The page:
- Mark Ashenfelter, NASCAR
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Jeremy Mayfield sees the light at the end of the tunnel. And after the Nextel All-Star Challenge, he's hopeful that it's not just a locomotive coming the opposite way to crush the hopes of his Evernham Motorsports operation.
But that wouldn't be all that shocking considering the way Mayfield's season has gone thus far. He's sitting 34th in points after 11 races and is 415 points behind 10th-place Jeff Burton heading into the Coca-Cola 600.
In other words, a third-straight appearance in the Chase for the Nextel Cup is but a pipe dream at this point. Mayfield's saying all the right things, but a more realistic goal simply will be turning his season around.
He thinks that's possible. And while he wasn't all that great in the Challenge before getting caught up in a wreck in the second segment, Mayfield thinks the event sparked something.
"If you'd seen the way the weekend went and had been riding with me and knew just how good that car drove, you'd understand," Mayfield says to those who would question him based on the Challenge. "You look at the results and don't see a turnaround there, but I'm sitting in the car. I know if they give me the same feel I had the other night, we're going to win a bunch of races."
Little has gone right for a driver who has yet to post even one top-10 finish this year. Mayfield said there's been no one area to blame. It's not simply the fault of himself, team director Chris Andrews or owner Ray Evernham.
"It's all of us in general. We haven't got the chemistry yet up until last Saturday night, actually," Mayfield said. "We've been struggling all year and then we started clicking the last couple of weeks. Saturday night was just a great night for us.
"Everything I was communicating to Chris he was able to fix, and I think we're starting to understand each other. I think that's been the biggest problem. We weren't getting the best out of our equipment because we were new to each other and the team was new. It's just hard to pull all that together real fast. Sometimes it happens quick when you put a new team together and they run real good right off the bat, but not very often. We feel like we're just now starting that turnaround."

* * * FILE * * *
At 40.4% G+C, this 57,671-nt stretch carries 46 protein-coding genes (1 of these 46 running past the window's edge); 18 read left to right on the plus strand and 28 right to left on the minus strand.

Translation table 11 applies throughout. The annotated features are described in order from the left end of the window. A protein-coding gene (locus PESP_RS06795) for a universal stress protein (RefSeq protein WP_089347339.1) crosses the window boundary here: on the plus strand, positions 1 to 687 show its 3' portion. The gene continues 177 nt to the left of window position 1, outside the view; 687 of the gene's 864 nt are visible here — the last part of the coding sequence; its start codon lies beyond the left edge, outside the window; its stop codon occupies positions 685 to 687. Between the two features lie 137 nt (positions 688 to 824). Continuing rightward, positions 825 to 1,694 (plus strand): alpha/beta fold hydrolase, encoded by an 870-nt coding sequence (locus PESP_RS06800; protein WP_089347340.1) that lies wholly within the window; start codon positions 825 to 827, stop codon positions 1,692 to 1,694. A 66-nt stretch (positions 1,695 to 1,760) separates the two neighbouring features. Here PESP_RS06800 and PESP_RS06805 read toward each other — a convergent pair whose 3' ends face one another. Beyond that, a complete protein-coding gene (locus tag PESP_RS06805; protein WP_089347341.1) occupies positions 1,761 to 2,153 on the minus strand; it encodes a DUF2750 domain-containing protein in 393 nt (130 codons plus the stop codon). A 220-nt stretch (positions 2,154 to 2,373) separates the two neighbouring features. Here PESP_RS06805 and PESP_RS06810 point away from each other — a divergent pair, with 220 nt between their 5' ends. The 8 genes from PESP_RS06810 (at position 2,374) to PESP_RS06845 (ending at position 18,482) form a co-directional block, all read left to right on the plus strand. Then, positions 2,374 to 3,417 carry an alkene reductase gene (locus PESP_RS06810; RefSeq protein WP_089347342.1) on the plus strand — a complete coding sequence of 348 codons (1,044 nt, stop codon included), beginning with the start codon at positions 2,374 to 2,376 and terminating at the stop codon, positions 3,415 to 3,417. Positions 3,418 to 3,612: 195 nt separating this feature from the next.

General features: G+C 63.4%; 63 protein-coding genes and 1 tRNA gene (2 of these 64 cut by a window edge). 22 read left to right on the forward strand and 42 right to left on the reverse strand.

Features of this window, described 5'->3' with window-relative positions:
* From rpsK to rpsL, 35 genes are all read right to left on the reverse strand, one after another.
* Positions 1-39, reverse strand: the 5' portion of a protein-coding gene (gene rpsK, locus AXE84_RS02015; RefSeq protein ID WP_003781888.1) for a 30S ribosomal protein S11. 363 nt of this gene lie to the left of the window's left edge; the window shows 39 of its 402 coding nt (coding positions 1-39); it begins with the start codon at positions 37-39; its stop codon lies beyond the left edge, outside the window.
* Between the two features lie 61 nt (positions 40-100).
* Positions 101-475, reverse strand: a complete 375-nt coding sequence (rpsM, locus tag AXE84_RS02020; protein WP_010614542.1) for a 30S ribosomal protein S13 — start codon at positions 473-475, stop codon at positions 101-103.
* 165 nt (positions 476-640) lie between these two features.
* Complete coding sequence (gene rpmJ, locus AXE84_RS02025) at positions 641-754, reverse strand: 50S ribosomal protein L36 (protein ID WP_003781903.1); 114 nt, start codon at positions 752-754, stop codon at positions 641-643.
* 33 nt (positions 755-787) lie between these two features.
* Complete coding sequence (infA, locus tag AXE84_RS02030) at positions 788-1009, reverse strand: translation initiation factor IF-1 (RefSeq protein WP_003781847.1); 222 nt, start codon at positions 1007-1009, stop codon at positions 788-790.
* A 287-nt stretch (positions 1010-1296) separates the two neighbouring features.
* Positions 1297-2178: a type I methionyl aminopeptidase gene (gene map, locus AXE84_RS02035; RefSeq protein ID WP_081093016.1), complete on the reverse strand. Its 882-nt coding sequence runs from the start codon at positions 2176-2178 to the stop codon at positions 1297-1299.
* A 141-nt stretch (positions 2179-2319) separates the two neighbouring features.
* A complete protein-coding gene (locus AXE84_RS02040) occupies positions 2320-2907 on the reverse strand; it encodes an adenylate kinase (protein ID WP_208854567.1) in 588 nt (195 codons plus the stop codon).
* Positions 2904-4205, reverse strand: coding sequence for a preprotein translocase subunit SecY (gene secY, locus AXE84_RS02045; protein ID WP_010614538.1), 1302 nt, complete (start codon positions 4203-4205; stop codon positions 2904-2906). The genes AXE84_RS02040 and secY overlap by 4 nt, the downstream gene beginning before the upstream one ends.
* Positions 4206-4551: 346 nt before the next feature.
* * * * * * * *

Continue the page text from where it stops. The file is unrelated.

With Dover, Pocono and Michigan coming up after the 600, Mayfield will be heading to a pair of tracks where he's won, and he's run well at Dover in the past. If things truly are coming together, he'll have the perfect opportunity to show that once the calendar hits June.
At this point, he knows nothing short of winning will suffice. And he knows even a few wins only will salvage "a fair season." But he's not waiting until June, despite the fact the car wrecked in the Challenge was the one the team hoped to use this weekend.
June, though, might really be the time to shine.
"I feel like when we go to Dover it's going to be a great place for us. So is Pocono and Michigan," Mayfield said. "A lot of good tracks are coming up that I feel we're going to be good at, and knowing what we know now, I think we're going to be in good shape at all those places.
"It's a shame we wrecked that car because it was going to be good [in the 600], but I've got a lot of confidence in all our cars. We're not hooked on one car. They've all pretty much got the same wind-tunnel numbers. We're going to race them and stay on schedule of what our car list is. If we win the 600, I'm sure we'll turn around and take it the following week and keep on racing that one. If we don't, we've got a whole stable full of cars we can race."
If the team has indeed found something, maybe the rest of the year can be salvaged. At this point, though, even Mayfield is realistic enough to know the Chase isn't on the horizon. But that doesn't keep him from saying all the right things.
Throwing in the towel now would be a sign to his team that he'd quit on the season, and that's when things could easily take a true turn for the worst.
"I wouldn't assume that quite yet," Mayfield said when asked if he's out of it. "You never know. We're not going down until it's over. By looking at the way the points are now, you could easily count us out, and I wouldn't blame anybody if they did. We're not going to race like that. We are going to let it all hang out, which we've been doing, but we're going to turn up the wick a little bit and see what happens.
"I think it would be cool if we could come back and be a contender for getting in the Chase, or even getting back in the top 15 would be a huge accomplishment. I'm not going to say we're going to be in it, but we're not going to give up. I can tell you that."
Mark Ashenfelter is an associate editor at NASCAR Scene magazine, which has a Web site at www.scenedaily.com